Connecticut based equine therapy program expands into Maine
AUGUSTA, Maine (WABI) - Horses are remarkably versatile animals, used for farm work, transportation, and therapy.
We spoke with an equine therapist from Connecticut who is expanding her programs to Maine.
”People say, ‘oh you’re an equine therapist.’ I say, well they’re the therapists, I’m just the conduit.’”
Danielle Roberts has been riding horses since she was a child, now she’s been a PATH International certified equine specialist in mental health.
”The universe just propelled me into the world of equine therapy. I co-founded Bright Strides with my partner Vanesa Gottlieb. She and I met when we were eight and nine, riding horses.”
In October she moved to Maine from Connecticut to expand the Bright Strides equine therapy programs. Their new home base is Grateful Pony Art and Equestrian Center in Freedom, but they’ll soon have programming in Augusta at Whispering Woods Stables.
”Five right now, I’ll have six, I have another one coming.” Owner Teresa Elvin counts the horses at Whispering Woods. “Between my mom and I, we have seven mini horses.”
She started riding in 2007 and said horses changed her life for the better. After purchasing the stables, she felt like she wanted to do more than just board horses there.
”All that time I thought that I wanted to offer some kind of horse therapy.”
Teresa hopes to expand the limited programming she’s been able to offer by partnering with Bright Strides.
”I have two Eagala certified, that’s another form of unmounted therapy, professionals on site. They’ve been doing it on a very small scale since 2013.”
Danielle says partnering with other groups is part of the mission for Bright Strides.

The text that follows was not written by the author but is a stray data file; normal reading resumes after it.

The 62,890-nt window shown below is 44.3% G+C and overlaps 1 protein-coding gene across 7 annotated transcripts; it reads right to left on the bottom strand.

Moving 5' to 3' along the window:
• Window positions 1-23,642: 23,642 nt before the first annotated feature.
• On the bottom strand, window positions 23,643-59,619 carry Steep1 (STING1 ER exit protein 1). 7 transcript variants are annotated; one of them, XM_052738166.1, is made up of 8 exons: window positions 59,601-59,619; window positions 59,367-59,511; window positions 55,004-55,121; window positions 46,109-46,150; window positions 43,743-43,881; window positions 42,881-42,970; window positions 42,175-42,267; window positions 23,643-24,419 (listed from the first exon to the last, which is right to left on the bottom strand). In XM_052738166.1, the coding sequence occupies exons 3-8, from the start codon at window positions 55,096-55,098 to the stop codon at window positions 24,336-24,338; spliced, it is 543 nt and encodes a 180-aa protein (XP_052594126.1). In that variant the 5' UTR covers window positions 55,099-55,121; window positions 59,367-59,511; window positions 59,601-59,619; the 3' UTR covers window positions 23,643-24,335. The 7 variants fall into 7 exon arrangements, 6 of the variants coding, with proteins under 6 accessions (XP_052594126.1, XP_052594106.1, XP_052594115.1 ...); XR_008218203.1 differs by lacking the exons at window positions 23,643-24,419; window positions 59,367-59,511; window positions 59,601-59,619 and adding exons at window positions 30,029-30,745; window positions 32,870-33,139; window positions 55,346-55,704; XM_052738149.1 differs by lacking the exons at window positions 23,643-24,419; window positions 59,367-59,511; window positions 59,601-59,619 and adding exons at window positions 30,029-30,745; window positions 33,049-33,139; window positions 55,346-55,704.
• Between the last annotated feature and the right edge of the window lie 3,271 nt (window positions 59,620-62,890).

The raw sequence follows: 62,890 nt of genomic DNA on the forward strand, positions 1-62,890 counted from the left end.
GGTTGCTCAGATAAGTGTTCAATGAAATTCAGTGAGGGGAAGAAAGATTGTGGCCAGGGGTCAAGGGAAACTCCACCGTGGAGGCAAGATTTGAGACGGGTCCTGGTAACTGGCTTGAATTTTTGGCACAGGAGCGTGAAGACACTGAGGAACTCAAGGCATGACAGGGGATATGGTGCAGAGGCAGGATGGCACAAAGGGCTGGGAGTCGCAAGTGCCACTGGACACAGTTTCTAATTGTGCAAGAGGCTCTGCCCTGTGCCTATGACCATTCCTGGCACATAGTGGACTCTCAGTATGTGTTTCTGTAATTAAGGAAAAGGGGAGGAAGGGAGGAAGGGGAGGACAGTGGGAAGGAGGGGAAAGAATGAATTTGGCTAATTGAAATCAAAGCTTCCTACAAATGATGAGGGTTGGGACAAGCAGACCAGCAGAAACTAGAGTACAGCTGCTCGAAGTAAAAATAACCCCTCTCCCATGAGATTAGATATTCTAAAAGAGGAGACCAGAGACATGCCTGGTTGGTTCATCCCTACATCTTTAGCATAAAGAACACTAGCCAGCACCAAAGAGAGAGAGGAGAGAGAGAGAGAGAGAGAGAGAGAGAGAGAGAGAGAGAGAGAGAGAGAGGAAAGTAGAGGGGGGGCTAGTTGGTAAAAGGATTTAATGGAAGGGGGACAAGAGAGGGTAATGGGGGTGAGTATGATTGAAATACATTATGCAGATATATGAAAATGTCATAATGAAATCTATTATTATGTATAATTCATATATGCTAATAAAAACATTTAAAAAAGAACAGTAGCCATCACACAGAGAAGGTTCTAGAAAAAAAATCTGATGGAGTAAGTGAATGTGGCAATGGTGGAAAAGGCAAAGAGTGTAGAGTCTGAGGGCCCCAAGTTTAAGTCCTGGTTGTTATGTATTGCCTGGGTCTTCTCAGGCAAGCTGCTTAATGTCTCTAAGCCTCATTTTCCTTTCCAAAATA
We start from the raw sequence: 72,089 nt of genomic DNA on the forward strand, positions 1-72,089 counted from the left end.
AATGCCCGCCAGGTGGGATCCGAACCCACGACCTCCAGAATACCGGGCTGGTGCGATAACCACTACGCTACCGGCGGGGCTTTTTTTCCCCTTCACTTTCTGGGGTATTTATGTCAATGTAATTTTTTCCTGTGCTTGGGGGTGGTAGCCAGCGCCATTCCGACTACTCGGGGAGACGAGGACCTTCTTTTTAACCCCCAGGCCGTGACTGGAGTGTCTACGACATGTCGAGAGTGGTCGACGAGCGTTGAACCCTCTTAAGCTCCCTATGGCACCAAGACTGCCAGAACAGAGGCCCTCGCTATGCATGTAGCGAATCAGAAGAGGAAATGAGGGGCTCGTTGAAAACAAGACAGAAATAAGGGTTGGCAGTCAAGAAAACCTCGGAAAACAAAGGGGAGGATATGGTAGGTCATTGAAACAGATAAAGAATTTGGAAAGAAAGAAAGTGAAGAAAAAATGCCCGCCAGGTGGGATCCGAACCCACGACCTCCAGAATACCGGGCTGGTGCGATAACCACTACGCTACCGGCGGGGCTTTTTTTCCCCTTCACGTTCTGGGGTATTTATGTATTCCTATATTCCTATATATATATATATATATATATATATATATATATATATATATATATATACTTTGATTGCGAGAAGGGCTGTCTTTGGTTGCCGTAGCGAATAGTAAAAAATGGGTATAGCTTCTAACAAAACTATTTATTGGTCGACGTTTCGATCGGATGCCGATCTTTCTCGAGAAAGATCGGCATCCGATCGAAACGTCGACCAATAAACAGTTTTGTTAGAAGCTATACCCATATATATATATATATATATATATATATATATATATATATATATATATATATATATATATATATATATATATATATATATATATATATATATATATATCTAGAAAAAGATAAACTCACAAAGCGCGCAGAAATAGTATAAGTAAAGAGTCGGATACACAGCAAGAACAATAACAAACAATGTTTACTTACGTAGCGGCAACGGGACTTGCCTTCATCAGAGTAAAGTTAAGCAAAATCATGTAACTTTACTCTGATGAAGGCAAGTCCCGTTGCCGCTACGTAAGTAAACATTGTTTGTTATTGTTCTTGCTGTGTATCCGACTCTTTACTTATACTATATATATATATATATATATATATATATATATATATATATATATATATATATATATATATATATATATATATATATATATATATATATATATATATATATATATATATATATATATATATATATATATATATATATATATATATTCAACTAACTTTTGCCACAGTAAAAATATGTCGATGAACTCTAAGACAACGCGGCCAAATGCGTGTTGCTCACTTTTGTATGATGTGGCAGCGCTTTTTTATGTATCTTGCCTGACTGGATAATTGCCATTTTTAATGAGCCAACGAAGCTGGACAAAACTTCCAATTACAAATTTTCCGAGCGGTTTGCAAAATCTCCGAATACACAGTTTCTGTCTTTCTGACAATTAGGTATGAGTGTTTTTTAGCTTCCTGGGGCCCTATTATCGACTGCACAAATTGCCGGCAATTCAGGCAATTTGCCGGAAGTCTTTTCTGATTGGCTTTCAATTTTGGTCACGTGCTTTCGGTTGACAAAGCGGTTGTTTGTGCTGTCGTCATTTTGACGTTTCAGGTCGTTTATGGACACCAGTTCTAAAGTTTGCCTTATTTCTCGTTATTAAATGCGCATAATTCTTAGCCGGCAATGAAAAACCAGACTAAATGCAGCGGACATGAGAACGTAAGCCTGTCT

”Branch out our program and reach out to different organizations so we can help people who are experiencing trauma within their families.”
Danielle focuses on art-based equine therapy while Bright Strides project manager Jenn Aronson will be leading a program aimed at veterans. Aronson says working with horses is a great way to relieve tension.
”The stress, you can feel it come out of you, into the horse, and then the horse takes a sigh, and then the stress goes away, and it’s amazing.”
The art will be inspired by nature, using natural materials.
“We’re starting to do horsehair pottery here which I’m really excited about.” says Roberts.
Most of the programming will start in June, but they hope to gauge interest sooner, and say anyone can benefit.
“Everyone has experienced some kind of trauma, loss, difficulty.” says Roberts. “You’re taking care of them, they’re taking care of you.”
She hopes to further expand the program in the future with plans for a group home in Belfast for those with special needs. She says a similar program in Connecticut yielded great results.
”They gain such confidence through the work with the horses and expression with art. The participants can then transition into the community for vocational positions.”
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